Tag Archives: non fiction

Ebook Giveaway – Nice Actor/Mik Murdoch

Congratulations to John P for winning Half Past Midnight and JP Harvey for winning Eyes of the Seer!

If you’ve already won, please feel free to comment, but I really want future e-books to go to folks that haven’t won anything. Also, though I’m giving two books away this week, I’ll do a separate drawing for each. You might still win both, but this way there’s a chance for two people to win.

The first book up to bat this week is actually a bit of non-fiction. What’s A Nice Actor Like You Doing In A Movie Like This? by Dan Whitehead. I’ve known Dan for years and the man has a sharp wit and a sharper pen.

What would Humphrey Bogart look like as a zombie mad scientist?

Does Hugh Grant have what it takes to defeat a subterranean worm god?

Can Brad Pitt’s precious face survive an attack by a power drill wielding madman?

How did the fangs of a poisonous snake end up in Oliver Reed’s testicles?

Why isn’t Catherine Zeta Jones wearing any clothes?

These urgent questions, and many more, are answered in startling detail in…


The ultimate guide to the most embarrassing movies in history, and the celebrities who appeared in them.

The second is Mik Murdoch: Boy Superhero by Mike Plested. Mike is also a long time friend and I’ve read this. It’s a winner.

A delightful and truly Canadian tale of a 12 year old boy’s quest to protect his prairie town of Cranberry Flats, and in his search to acquire super-powers finds the most awesome power of all lies within his own inherent integrity.

So how do you get these? Merely leave a comment below and your name will be dropped into the virtual hat. There will be two drawings, one for each.

I plan on giving away a book a week this year, but none of them will be my own. Why? Well, I believe in helping introduce people to new authors and nothing does that like FREE! The contests will be as simple as leaving a comment on the blog, or showing me that you’ve left a review on Amazon or Smashwords of books you’ve picked up in the past. I’ll try and change things up to keep them interesting, but by and large you won’t have to work hard.

If you’re an author and you’d like to pitch your hat into the ring, let me know. I’m not asking you to give me anything for free. I plan on buying your e-book from Amazon/Smashwords as a gift for the winner. So in addition to you getting your name out there, you’ll also get a sale for the contest. The most I can budget per week is $2.99, so if you have a book in the $.99-$2.99 price range let me know. I reserve the right to turn you down, but I will try and do so gently. I’d like to have a variety of genres represented.

If you have a free book and would like me to just get the word out I can do that, but you won’t be part of my contest. If your book is more expensive and you would like to donate a copy, that works too.

Shoot me an e-mail, a DM, or leave me a comment to enter your book.

Suspension of Disbelief

According to my thirty seconds of research (thanks Wikipedia!) the phrase “a willing suspension of disbelief” was coined by Coleridge.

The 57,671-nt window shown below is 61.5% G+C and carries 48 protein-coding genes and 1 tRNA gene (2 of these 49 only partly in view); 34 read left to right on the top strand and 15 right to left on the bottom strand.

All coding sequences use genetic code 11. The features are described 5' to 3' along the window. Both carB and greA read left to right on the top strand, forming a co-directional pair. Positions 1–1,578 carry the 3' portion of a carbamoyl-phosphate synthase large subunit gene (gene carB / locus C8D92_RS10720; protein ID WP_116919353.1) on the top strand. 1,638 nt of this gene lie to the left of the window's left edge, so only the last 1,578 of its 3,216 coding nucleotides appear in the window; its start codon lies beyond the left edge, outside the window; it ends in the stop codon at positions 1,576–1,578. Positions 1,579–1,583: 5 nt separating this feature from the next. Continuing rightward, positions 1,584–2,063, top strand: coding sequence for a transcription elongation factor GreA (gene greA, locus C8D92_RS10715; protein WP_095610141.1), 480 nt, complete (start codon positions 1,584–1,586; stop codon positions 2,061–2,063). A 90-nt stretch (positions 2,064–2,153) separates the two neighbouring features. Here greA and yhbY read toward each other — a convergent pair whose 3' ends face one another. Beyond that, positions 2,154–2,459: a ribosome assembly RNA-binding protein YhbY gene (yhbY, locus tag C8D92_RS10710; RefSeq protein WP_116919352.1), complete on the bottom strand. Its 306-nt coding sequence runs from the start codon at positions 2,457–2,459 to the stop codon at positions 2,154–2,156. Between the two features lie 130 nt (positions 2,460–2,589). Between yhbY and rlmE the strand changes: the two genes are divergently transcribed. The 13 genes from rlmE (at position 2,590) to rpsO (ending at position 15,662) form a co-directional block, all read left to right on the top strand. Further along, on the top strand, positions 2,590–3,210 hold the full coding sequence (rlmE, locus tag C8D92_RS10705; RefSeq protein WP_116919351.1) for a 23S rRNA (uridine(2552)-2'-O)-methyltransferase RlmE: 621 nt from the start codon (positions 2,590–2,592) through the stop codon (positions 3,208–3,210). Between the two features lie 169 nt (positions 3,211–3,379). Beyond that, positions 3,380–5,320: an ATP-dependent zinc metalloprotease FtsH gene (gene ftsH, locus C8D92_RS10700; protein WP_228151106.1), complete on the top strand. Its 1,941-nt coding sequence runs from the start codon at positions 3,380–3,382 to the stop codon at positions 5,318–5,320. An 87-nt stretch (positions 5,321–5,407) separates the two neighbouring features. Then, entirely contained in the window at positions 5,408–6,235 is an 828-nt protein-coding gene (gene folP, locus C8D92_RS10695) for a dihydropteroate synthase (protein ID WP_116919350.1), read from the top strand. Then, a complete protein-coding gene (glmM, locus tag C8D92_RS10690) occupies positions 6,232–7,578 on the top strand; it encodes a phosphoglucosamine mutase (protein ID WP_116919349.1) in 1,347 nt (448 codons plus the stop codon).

It was agreed, that my endeavours should be directed to persons and characters supernatural, or at least romantic, yet so as to transfer from our inward nature a human interest and a semblance of truth sufficient to procure for these shadows of imagination that willing suspension of disbelief for the moment, which constitutes poetic faith

Apparently fiction that involved the supernatural had fallen out of favor (thanks secular humanism!) to a degree and he was intent on bringing it back. As such his audience needed to set aside their rationalism and approach the story as though it’s fantastic elements were plausible, but he realized that they could only do that (provided I’m parsing this sentence right) if he granted his characters a certain “semblance of truth”.

Since then, and it’s been a long strange two hundred year trip, that three word phrase “suspension of disbelief” has been a burden placed on authors who seem unable or unwilling to paint their characters as realistically human in spite of fangs, fire breathing, or incanting. If we don’t enjoy a B-movie or a cult favorite it’s not because the writing wasn’t good or the characters were so thin you could see through them. It’s because we didn’t “suspend our disbelief”.

This is akin to movies were I am told I must “turn my brain off” to enjoy them. Believe me, I know that sometimes that helps. There are certainly plenty of books/movies that “over-thinking” will destroy utterly. And you know what? Part of me doesn’t mind that, but another part of me objects when entertainment asks me to be too dumb.

So this raises some questions to both the readers and writers out there. How much of a burden should be on the writer vs. the reader? Is it true that the farther/zanier you go with the plot, the more human you must make the characters (or vice versa)? How far can you (or the author) go before that’s just not possible or before the fiction becomes so implausible that you just can’t finish? How much will you as a readers forgive in terms of the absence of a semblance of truth before the shadows fade away? How dumb is too dumb?

And a bonus question. What have you read and enjoyed that everyone around you thinks is complete drivel? I won’t call that a guilty pleasure since I don’t think you should feel guilty, but that’s what it’s commonly known as.